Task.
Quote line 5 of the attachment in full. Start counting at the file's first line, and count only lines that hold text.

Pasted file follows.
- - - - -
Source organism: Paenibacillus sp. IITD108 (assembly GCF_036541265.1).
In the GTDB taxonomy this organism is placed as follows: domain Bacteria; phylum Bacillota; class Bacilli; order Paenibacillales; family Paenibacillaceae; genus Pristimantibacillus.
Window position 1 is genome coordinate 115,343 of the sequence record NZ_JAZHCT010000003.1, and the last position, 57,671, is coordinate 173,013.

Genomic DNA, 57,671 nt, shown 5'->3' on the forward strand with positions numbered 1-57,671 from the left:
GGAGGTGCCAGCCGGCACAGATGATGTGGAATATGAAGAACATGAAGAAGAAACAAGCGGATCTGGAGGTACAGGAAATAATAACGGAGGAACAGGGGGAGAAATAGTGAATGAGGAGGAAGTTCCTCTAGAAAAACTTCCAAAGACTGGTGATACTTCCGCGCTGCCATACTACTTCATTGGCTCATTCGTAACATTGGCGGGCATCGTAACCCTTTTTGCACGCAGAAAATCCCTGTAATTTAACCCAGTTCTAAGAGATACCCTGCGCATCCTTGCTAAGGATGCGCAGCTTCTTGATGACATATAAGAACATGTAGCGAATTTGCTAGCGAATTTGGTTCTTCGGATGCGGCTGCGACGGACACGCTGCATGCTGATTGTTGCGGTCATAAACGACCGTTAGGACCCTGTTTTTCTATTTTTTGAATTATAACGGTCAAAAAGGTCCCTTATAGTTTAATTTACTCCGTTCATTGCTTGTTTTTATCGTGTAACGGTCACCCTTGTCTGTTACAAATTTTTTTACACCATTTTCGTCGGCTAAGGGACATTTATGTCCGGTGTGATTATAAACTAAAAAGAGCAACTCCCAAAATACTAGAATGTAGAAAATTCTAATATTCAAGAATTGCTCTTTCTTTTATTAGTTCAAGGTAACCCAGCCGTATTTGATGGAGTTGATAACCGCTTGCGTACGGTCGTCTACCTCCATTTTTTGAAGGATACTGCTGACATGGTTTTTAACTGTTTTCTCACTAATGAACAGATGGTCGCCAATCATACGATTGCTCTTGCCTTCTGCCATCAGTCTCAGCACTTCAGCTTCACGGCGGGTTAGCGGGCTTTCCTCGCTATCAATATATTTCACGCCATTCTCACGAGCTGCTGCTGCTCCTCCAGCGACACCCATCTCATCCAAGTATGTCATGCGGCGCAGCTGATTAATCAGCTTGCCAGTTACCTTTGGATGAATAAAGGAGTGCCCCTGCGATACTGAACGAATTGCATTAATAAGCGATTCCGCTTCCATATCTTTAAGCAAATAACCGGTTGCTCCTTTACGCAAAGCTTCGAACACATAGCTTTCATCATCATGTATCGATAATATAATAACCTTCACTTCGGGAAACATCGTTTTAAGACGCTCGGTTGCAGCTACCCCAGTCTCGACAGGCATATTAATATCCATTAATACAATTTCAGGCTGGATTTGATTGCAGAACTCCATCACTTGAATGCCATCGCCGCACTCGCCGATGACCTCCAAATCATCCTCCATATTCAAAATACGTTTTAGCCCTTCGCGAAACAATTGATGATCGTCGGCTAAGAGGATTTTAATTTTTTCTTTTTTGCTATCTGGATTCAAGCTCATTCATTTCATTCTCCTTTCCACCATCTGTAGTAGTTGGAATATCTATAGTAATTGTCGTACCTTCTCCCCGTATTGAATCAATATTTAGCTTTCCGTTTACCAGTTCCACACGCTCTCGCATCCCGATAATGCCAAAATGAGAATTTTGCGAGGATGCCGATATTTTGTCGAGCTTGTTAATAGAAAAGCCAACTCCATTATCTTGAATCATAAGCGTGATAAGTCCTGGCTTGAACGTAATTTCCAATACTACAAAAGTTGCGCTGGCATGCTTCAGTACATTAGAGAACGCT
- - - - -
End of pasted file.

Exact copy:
GGAGGTGCCAGCCGGCACAGATGATGTGGAATATGAAGAACATGAAGAAGAAACAAGCGGATCTGGAGGTACAGGAAATAATAACGGAGGAACAGGGGGAGAAATAGTGAATGAGGAGGAAGTTCCTCTAGAAAAACTTCCAAAGACTGGTGATACTTCCGCGCTGCCATACTACTTCATTGGCTCATTCGTAACATTGGCGGGCATCGTAACCCTTTTTGCACGCAGAAAATCCCTGTAATTTAACCCAGTTCTAAGAGATACCCTGCGCATCCTTGCTAAGGATGCGCAGCTTCTTGATGACATATAAGAACATGTAGCGAATTTGCTAGCGAATTTGGTTCTTCGGATGCGGCTGCGACGGACACGCTGCATGCTGATTGTTGCGGTCATAAACGACCGTTAGGACCCTGTTTTTCTATTTTTTGAATTATAACGGTCAAAAAGGTCCCTTATAGTTTAATTTACTCCGTTCATTGCTTGTTTTTATCGTGTAACGGTCACCCTTGTCTGTTACAAATTTTTTTACACCATTTTCGTCGGCTAAGGGACATTTATGTCCGGTGTGATTATAAACTAAAAAGAGCAACTCCCAAAATACTAGAATGTAGAAAATTCTAATATTCAAGAATTGCTCTTTCTTTTATTAGTTCAAGGTAACCCAGCCGTATTTGATGGAGTTGATAACCGCTTGCGTACGGTCGTCTACCTCCATTTTTTGAAGGATACTGCTGACATGGTTTTTAACTGTTTTCTCACTAATGAACAGATGGTCGCCAATCATACGATTGCTCTTGCCTTCTGCCATCAGTCTCAGCACTTCAGCTTCACGGCGGGTTAGCGGGCTTTCCTCGCTATCAATATATTTCACGCCATTCTCACGAGCTGCTGCTGCTCCTCCAGCGACACCCATCTCATCCAAGTATGTCATGCGGCGCAGCTGATTAATCAGCTTGCCAGTTACCTTTGGATGAATAAAGGAGTGCCCCTGCGATACTGAACGAATTGCATTAATAAGCGATTCCGCTTCCATATCTTTAAGCAAATAACCGGTTGCTCCTTTACGCAAAGCTTCGAACACATAGCTTTCATCATCATGTATCGATAATATAATAACCTTCACTTCGGGAAACATCGTTTTAAGACGCTCGGTTGCAGCTACCCCAGTCTCGACAGGCATATTAATATCCATTAATACAATTTCAGGCTGGATTTGATTGCAGAACTCCATCACTTGAATGCCATCGCCGCACTCGCCGATGACCTCCAAATCATCCTCCATATTCAAAATACGTTTTAGCCCTTCGCGAAACAATTGATGATCGTCGGCTAAGAGGATTTTAATTTTTTCTTTTTTGCTATCTGGATTCAAGCTCATTCATTTCATTCTCCTTTCCACCATCTGTAGTAGTTGGAATATCTATAGTAATTGTCGTACCTTCTCCCCGTATTGAATCAATATTTAGCTTTCCGTTTACCAGTTCCACACGCTCTCGCATCCCGATAATGCCAAAATGAGAATTTTGCGAGGATGCCGATATTTTGTCGAGCTTGTTAATAGAAAAGCCAACTCCATTATCTTGAATCATAAGCGTGATAAGTCCTGGCTTGAACGTAATTTCCAATACTACAAAAGTTGCGCTGGCATGCTTCAGTACATTAGAGAACGCT